Thermal Transport in Graphene Oxide - From Ballistic Extreme to Amorphous Limit
X Mu and XF Wu and T Zhang and DB Go and TF Luo, SCIENTIFIC REPORTS, 4 (2014).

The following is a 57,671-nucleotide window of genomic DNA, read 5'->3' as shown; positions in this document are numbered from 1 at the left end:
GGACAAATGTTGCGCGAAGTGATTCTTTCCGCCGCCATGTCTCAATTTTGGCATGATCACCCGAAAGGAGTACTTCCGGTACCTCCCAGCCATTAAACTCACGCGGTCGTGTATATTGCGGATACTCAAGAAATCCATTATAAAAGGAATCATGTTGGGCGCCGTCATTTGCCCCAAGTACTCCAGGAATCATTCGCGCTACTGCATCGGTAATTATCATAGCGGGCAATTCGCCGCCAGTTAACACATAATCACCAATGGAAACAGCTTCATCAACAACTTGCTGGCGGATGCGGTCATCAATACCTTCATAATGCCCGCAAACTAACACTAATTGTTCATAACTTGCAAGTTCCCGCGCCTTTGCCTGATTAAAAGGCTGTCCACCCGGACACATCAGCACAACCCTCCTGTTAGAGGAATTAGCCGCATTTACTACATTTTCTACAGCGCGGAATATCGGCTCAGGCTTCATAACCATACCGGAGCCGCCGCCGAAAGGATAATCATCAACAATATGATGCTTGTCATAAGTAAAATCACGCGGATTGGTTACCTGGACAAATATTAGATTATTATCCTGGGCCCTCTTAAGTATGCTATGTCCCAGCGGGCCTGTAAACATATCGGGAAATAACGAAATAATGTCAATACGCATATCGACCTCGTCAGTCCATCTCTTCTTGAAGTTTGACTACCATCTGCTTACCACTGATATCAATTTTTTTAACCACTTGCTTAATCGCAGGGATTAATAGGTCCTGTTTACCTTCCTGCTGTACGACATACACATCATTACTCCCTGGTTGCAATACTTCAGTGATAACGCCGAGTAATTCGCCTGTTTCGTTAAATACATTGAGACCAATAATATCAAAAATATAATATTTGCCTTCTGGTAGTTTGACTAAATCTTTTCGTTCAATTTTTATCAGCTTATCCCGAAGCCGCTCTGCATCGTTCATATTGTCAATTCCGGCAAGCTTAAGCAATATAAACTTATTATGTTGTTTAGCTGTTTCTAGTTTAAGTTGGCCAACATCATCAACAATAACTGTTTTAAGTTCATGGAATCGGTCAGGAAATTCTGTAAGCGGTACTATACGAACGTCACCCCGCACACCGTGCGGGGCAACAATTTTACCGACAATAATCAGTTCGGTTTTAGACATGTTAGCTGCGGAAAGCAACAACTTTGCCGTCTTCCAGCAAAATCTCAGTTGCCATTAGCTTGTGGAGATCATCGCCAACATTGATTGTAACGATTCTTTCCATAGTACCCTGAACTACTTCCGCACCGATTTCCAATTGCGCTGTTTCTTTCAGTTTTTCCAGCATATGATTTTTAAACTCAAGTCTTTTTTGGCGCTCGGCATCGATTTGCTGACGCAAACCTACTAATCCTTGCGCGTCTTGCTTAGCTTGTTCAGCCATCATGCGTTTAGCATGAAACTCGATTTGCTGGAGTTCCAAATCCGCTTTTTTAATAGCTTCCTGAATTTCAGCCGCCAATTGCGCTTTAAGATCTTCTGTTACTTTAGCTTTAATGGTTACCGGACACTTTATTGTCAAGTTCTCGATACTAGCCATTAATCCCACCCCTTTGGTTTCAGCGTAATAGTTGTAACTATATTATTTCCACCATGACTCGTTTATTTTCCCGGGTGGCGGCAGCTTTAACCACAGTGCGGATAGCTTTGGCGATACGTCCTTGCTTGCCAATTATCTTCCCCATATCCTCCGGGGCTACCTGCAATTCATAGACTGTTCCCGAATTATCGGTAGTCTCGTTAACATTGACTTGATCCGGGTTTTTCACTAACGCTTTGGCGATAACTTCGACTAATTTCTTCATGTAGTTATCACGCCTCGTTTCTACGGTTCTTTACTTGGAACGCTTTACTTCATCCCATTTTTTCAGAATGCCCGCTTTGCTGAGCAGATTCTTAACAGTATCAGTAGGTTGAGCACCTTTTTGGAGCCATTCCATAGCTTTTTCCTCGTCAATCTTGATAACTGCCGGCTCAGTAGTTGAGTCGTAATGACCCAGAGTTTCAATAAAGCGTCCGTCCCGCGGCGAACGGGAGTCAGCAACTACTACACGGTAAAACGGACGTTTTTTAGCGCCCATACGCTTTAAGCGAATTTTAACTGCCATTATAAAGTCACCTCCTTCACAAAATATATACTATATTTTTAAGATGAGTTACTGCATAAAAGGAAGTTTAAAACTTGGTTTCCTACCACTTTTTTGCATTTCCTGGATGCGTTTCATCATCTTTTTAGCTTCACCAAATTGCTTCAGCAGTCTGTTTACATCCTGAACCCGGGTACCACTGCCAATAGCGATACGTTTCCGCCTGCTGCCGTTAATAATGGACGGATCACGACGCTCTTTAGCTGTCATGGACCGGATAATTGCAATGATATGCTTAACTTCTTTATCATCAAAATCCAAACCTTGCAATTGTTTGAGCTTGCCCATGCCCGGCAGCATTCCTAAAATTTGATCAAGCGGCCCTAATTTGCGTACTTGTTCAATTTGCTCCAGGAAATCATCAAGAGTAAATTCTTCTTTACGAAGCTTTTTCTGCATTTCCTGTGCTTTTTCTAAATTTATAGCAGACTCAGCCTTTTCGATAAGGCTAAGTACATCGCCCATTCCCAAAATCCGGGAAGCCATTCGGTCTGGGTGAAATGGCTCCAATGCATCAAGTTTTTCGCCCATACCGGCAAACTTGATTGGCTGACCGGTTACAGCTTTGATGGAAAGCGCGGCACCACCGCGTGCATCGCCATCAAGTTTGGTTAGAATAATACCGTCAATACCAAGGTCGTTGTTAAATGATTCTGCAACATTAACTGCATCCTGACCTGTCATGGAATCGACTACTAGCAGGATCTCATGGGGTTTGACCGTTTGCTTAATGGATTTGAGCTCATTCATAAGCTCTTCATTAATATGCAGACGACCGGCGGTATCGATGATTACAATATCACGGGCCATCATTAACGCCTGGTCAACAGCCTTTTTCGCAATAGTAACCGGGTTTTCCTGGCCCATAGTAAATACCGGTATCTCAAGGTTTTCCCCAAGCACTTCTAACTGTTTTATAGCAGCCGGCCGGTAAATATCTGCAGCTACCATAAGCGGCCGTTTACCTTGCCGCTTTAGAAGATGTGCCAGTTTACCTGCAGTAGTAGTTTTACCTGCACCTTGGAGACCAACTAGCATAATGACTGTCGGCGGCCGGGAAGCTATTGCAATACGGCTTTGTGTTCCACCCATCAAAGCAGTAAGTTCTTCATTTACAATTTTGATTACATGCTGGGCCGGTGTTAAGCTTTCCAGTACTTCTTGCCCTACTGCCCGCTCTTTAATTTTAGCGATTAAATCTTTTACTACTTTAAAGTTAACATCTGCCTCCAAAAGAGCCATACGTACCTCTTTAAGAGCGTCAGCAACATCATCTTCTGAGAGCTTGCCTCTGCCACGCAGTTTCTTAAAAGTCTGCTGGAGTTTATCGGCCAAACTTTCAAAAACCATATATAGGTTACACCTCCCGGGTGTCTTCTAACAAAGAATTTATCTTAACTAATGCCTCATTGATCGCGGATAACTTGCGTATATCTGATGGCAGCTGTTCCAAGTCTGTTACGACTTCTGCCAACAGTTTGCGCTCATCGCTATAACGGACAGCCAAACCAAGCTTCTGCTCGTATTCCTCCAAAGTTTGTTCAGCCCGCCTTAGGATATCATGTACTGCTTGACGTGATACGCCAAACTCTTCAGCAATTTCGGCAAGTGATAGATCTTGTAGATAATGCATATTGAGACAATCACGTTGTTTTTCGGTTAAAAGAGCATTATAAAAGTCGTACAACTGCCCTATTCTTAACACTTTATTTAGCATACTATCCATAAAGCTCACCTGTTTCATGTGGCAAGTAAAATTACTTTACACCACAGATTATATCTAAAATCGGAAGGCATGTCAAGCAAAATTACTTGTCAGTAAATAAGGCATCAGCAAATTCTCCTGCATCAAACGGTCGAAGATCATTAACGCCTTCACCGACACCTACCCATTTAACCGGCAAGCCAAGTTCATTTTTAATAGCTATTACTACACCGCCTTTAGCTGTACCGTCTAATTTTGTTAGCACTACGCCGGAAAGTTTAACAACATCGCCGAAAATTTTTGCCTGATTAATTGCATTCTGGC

Graphene oxide is being used in energy, optical, electronic and sensor devices due to its unique properties. However, unlike its counterpart - graphene - the thermal transport properties of graphene oxide remain unknown. In this work, we use large-scale molecular dynamics simulations with reactive potentials to systematically study the role of oxygen adatoms on the thermal transport in graphene oxide. For pristine graphene, highly ballistic thermal transport is observed. As the oxygen coverage increases, the thermal conductivity is significantly reduced. An oxygen coverage of 5% can reduce the graphene thermal conductivity by similar to 90% and a coverage of 20% lower it to similar to 8.8 W/mK. This value is even lower than the calculated amorphous limit (similar to 11.6 W/mK for graphene), which is usually regarded as the minimal possible thermal conductivity of a solid. Analyses show that the large reduction in thermal conductivity is due to the significantly enhanced phonon scattering induced by the oxygen defects which introduce dramatic structural deformations. These results provide important insight to the thermal transport physics in graphene oxide and offer valuable information for the design of graphene oxide-based materials and devices.
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